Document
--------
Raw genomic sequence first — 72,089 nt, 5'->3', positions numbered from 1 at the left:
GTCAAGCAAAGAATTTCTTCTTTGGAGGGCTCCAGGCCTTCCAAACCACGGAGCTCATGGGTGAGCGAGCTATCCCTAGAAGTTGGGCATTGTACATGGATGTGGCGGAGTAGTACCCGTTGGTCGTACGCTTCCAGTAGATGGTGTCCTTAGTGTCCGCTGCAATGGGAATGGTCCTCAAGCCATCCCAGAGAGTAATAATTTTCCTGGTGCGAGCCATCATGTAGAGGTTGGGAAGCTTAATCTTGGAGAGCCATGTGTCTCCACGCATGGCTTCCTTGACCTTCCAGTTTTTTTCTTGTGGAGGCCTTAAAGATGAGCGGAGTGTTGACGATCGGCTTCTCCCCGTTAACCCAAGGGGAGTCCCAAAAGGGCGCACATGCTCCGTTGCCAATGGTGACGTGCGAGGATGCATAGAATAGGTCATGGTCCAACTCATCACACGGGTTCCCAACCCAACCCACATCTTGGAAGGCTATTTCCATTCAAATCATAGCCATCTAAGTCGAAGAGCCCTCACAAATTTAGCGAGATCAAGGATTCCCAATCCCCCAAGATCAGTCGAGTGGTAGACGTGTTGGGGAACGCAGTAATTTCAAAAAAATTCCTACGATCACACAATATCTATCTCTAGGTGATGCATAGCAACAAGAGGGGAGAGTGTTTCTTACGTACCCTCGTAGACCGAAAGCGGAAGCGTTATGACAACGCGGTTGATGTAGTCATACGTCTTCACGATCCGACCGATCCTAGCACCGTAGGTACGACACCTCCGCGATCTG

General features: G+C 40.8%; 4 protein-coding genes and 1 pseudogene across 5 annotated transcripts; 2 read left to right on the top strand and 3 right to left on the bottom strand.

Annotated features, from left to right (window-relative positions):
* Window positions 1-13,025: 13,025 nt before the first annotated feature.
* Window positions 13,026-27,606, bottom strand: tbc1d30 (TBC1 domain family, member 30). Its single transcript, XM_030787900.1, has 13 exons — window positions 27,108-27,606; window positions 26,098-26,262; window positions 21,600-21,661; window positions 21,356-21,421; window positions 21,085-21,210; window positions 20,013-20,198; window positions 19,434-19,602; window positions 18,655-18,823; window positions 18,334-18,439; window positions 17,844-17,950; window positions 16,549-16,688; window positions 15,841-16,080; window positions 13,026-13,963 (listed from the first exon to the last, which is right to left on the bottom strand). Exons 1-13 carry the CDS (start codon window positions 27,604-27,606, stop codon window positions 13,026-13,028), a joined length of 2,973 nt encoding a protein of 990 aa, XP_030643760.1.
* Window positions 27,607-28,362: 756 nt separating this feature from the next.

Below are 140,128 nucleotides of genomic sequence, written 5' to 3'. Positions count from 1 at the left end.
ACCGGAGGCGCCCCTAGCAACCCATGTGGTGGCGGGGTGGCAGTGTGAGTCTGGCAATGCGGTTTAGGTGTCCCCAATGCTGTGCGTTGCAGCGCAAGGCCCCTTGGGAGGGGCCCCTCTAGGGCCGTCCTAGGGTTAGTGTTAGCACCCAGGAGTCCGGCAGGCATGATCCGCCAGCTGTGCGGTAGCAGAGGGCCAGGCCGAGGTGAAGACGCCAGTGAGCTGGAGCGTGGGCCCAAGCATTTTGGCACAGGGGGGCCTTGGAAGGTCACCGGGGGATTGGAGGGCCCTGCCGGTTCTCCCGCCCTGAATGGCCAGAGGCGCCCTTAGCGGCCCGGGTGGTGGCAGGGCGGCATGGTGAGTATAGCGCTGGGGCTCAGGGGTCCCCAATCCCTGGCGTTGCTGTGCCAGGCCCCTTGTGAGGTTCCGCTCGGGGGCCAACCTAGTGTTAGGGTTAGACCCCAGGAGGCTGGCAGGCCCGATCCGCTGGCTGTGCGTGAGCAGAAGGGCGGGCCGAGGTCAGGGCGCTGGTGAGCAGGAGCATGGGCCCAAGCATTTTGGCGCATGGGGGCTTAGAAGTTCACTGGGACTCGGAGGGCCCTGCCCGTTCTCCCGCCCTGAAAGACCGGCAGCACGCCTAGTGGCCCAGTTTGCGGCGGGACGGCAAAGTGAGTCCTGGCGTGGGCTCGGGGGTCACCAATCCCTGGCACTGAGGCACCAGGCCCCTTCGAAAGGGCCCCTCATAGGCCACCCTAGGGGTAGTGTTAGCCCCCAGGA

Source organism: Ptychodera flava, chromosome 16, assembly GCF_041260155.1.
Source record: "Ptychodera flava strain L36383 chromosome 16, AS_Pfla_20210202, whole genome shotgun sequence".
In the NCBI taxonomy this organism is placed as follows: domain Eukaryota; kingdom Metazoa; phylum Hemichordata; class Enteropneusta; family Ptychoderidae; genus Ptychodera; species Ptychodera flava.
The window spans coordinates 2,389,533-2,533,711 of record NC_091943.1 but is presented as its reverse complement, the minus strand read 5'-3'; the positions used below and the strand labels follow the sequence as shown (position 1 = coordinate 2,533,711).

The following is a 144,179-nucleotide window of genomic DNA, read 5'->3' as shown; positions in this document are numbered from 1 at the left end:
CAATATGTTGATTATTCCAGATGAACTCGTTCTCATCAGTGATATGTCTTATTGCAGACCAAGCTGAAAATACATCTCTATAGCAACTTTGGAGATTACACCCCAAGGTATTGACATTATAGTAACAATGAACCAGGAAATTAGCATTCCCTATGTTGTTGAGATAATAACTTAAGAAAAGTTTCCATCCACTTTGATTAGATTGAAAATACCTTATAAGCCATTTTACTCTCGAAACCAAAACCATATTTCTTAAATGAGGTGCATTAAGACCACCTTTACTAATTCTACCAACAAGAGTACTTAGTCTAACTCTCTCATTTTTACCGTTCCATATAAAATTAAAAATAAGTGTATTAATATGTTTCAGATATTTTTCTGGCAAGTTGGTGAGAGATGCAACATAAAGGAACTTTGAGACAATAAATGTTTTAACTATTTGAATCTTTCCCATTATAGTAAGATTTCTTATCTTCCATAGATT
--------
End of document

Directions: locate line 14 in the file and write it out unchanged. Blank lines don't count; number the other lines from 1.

The following is a 144,179-nucleotide window of genomic DNA, read 5'->3' as shown; positions in this document are numbered from 1 at the left end: